I've installed hardwood floors, over top of OSB subfloor with a layer of roofing felt in between. I copied this from the hardwood floor contractor who did a kitchen in my home once. He'd been in business for 20 years so I trusted him. I think he said it was to prevent squeaks.
Is this true?
Does roofing felt used in this way also provide a vapor barrier, and if so, why is that important under hardwood? I can understand why it would be useful on a roof. I can understand why it would be useful for housewrap. Under a floor?
I read elswhere that rosin paper was originally used to keep floors clean (protect from the dust from drywall finishing, for example), and make it easy to slide floorboards. That seems pretty minimally valuable. Do I care if my OSB gets dusty? I usually shop-vac the OSB before laying down the floorboards, so is this really a benefit? And using rosin paper to ease sliding boards during install? Really? I never noticed a problem sliding the boards. Is this because I'm really strong? (not likely). Maybe it's because I'm using OSB as a subfloor which is a pretty smooth surface? I can imagine using plywood as a subfloor, in the days before OSB, might/could cause hitches when sliding boards during installation.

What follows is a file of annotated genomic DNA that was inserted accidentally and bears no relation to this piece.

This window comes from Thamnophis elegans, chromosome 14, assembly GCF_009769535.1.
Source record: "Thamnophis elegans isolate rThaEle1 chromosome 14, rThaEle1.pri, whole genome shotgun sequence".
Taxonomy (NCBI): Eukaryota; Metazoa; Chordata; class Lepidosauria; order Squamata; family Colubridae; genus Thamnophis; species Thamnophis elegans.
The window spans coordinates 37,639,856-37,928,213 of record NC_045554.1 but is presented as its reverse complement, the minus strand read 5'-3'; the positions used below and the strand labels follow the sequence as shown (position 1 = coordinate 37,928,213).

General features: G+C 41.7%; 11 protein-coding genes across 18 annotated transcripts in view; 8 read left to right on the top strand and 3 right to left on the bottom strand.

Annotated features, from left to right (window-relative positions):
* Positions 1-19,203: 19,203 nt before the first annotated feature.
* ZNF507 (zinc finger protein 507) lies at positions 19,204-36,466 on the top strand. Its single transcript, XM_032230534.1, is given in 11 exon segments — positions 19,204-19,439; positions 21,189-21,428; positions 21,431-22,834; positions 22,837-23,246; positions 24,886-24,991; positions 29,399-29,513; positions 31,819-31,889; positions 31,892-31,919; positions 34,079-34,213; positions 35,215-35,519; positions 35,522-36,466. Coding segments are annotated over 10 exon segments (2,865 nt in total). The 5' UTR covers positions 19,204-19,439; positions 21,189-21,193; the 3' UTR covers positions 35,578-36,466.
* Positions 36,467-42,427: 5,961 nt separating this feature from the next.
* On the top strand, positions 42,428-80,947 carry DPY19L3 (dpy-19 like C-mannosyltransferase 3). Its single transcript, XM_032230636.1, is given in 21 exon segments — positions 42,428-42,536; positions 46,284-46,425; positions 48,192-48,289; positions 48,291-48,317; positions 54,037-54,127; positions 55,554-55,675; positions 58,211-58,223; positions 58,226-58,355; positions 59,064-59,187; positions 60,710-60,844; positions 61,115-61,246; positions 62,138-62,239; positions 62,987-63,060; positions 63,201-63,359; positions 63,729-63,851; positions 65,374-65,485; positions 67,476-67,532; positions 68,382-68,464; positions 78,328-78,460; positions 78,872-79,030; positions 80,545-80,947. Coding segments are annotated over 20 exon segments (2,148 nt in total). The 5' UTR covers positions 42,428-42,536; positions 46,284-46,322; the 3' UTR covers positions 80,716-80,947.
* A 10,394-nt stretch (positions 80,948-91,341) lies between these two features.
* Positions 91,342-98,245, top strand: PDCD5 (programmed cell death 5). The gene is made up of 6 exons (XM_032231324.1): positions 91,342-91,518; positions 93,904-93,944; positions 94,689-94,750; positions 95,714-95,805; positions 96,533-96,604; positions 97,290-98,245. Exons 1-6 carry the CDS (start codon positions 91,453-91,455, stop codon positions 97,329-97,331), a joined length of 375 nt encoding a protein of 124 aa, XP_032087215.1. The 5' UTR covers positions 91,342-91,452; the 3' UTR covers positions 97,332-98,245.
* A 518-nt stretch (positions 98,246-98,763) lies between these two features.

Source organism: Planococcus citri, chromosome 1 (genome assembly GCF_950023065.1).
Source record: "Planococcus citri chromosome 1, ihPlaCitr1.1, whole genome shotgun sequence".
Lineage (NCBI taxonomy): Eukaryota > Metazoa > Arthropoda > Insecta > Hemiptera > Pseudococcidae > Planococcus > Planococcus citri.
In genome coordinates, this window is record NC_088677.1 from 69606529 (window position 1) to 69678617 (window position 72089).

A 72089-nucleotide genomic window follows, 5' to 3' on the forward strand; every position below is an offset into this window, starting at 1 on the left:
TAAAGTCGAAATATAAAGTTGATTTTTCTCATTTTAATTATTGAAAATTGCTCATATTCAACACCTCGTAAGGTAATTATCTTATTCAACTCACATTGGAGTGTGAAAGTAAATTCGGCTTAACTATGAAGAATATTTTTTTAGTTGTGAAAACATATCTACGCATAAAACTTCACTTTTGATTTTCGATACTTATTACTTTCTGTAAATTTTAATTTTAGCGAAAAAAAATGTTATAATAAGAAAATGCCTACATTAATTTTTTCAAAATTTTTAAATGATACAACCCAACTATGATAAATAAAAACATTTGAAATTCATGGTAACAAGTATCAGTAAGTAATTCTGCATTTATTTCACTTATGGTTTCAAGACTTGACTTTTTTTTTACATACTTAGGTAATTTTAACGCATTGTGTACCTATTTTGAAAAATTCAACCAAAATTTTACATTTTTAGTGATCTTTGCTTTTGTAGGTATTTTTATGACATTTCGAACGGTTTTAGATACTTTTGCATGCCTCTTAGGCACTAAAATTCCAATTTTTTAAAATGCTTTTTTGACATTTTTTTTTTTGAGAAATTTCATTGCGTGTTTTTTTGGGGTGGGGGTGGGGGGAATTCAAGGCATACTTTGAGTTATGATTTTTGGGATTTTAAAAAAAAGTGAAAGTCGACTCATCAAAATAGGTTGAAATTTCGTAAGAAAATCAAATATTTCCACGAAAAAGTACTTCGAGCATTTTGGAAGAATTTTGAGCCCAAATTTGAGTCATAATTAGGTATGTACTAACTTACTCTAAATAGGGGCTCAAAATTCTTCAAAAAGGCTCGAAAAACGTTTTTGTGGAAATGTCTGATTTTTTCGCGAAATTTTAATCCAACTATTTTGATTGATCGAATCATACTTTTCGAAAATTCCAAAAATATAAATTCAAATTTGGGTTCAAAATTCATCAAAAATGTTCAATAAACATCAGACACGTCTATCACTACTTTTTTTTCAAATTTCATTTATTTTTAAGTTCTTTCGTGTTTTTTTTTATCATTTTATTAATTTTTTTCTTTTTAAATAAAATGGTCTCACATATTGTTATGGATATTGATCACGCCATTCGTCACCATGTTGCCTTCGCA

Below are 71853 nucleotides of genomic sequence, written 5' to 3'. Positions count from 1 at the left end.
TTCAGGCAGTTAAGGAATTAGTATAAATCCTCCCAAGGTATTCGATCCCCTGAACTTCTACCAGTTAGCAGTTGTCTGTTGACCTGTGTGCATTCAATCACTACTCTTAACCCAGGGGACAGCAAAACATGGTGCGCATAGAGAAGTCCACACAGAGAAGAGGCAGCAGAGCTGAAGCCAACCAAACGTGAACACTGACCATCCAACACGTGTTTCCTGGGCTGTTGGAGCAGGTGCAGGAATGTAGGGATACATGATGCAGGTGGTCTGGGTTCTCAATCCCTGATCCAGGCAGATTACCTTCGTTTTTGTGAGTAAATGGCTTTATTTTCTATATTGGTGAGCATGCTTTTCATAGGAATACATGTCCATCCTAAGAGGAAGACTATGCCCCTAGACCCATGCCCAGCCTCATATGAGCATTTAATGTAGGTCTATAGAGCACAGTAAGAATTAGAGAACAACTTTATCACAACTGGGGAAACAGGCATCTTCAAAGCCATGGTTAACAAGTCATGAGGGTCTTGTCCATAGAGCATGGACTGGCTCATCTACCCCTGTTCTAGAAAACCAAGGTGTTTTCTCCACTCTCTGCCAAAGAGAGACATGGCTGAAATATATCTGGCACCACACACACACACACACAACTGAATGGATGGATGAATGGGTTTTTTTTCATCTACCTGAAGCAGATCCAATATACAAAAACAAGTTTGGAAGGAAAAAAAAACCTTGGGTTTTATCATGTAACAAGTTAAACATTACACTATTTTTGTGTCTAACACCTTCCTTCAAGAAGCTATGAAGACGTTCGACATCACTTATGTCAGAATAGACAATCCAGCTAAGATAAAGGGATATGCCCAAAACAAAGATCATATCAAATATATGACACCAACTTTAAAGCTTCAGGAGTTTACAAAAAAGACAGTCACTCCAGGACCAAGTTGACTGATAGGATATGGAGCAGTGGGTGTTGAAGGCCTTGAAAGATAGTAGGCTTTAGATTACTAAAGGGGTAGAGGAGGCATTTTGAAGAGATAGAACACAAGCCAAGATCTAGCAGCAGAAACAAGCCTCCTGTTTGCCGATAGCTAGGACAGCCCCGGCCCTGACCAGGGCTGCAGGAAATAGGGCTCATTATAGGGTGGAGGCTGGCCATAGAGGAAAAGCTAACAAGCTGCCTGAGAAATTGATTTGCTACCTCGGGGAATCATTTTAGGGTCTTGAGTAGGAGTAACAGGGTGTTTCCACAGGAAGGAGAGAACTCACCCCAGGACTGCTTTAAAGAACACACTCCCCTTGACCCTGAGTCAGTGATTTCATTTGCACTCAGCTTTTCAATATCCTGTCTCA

Do either of these layers provide sound-deadening or anti-squeak qualities? I figured the lack of squeaks was from using a sound, level subfloor, and installing the T&G tightly.
This question gets asked a lot in various DIY or even contrator forums. The problem is, there doesn't seem to be a general convergence to a single answer.